Carnival expression, especially laughter, collapses “us” and “them,” removing even language barriers. The global reach of Play with Purpose participants included Australia, Brazil, Canada, Denmark, Finland, Japan, Macao, Mexico, the Netherlands, South Africa, the United States, and the United Kingdom.  If you listen to the background hum on the accompanying YouTube video Mundo Mejor: Making a Better World in the Yucatán, (, you might suspect laughter is our lingua franca.  Bakhtin (1984) conceptualized carnival laugher as victory over all that oppresses and restricts. “Only equals may laugh. If inferiors are permitted to laugh in front of their superiors, and if they cannot suppress their hilarity, this means farewell to respect” (p. 92).



Figure 3: Laughing participants disembark at Progreso

Symbolic of the “I-We” conspiracy were the Ola! greetings and invitations to support the local economy that greeted us from the moment we stepped off the ship into the photo-op embrace of Yucatán performers in Maya dress and onto the (tiá) aunt-niece artisans displaying the embroidered fabrics developed over three generations of a family business. Their signature calla lily design now graces our kitchen table in rural Nova Scotia. We learned that along with traditional fishing, the cruise ships are the mainstay of the economy. 



Figure 4: Calla Lily Tablecloth from the Yucatán in our Nova Scotia Kitchen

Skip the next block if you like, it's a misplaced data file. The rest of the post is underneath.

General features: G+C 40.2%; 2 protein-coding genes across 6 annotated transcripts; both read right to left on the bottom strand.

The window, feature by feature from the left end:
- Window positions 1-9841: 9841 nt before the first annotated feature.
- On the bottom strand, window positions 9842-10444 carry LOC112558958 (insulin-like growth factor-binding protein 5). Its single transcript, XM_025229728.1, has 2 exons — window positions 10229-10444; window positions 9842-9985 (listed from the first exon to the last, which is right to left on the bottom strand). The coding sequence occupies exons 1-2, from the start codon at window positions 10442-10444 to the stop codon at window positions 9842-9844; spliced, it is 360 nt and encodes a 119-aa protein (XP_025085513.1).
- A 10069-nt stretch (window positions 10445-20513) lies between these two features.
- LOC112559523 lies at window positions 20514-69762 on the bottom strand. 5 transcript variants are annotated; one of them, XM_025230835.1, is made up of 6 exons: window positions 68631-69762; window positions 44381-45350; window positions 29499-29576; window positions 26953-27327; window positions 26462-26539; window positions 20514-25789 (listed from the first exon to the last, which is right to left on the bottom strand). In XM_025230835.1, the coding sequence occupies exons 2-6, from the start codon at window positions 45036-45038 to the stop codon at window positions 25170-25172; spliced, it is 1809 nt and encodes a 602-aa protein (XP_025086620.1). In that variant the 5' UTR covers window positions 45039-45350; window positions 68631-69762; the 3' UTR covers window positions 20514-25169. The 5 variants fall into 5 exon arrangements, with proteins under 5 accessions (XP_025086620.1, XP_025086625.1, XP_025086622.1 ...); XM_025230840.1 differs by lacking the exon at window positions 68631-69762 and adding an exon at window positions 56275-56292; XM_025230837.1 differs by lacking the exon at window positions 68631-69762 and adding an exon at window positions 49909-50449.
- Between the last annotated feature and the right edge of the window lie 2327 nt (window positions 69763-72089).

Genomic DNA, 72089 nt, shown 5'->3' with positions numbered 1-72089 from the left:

In Progreso, participants were invited to create “real time” performances simultaneous with the students, faculty and staff from the Kanankil Instituto and the Instituto Tecnológico Superior de Progreso (ITS), who had been developing their performances for three months.  Building on the seminar-at-sea sub-title —Relational and Performative Practices in Everyday Life — we coordinated 10 simultaneous performances in the ITS courtyard, spanning themes of: community and social change; education and teaching; environment and sustainability; organization/business/work life; therapy/counseling. We were one of three groups on community and social change, and all the Yucatán performers were women. As the performance was without words, I have removed the background sound from the accompanying video (see

 Culture as action: these women performed environmental activism; they mimed complacency, taping their eyelids shut; they performed urgency, the clock symbolizing time running out.  They performed struggle, illustrating that no sooner had some members cleaned up the environment, others were adding to the litter. They performed disease, signalling the link between caring for the environment and caring for each other, the “I” relating to the “We.” They performed “hope” and “we’re all in this together,” actually embracing the character of the villain used to symbolize the most flagrant harming of the environment.


 Figure 5:  Community and Environmental Change Practices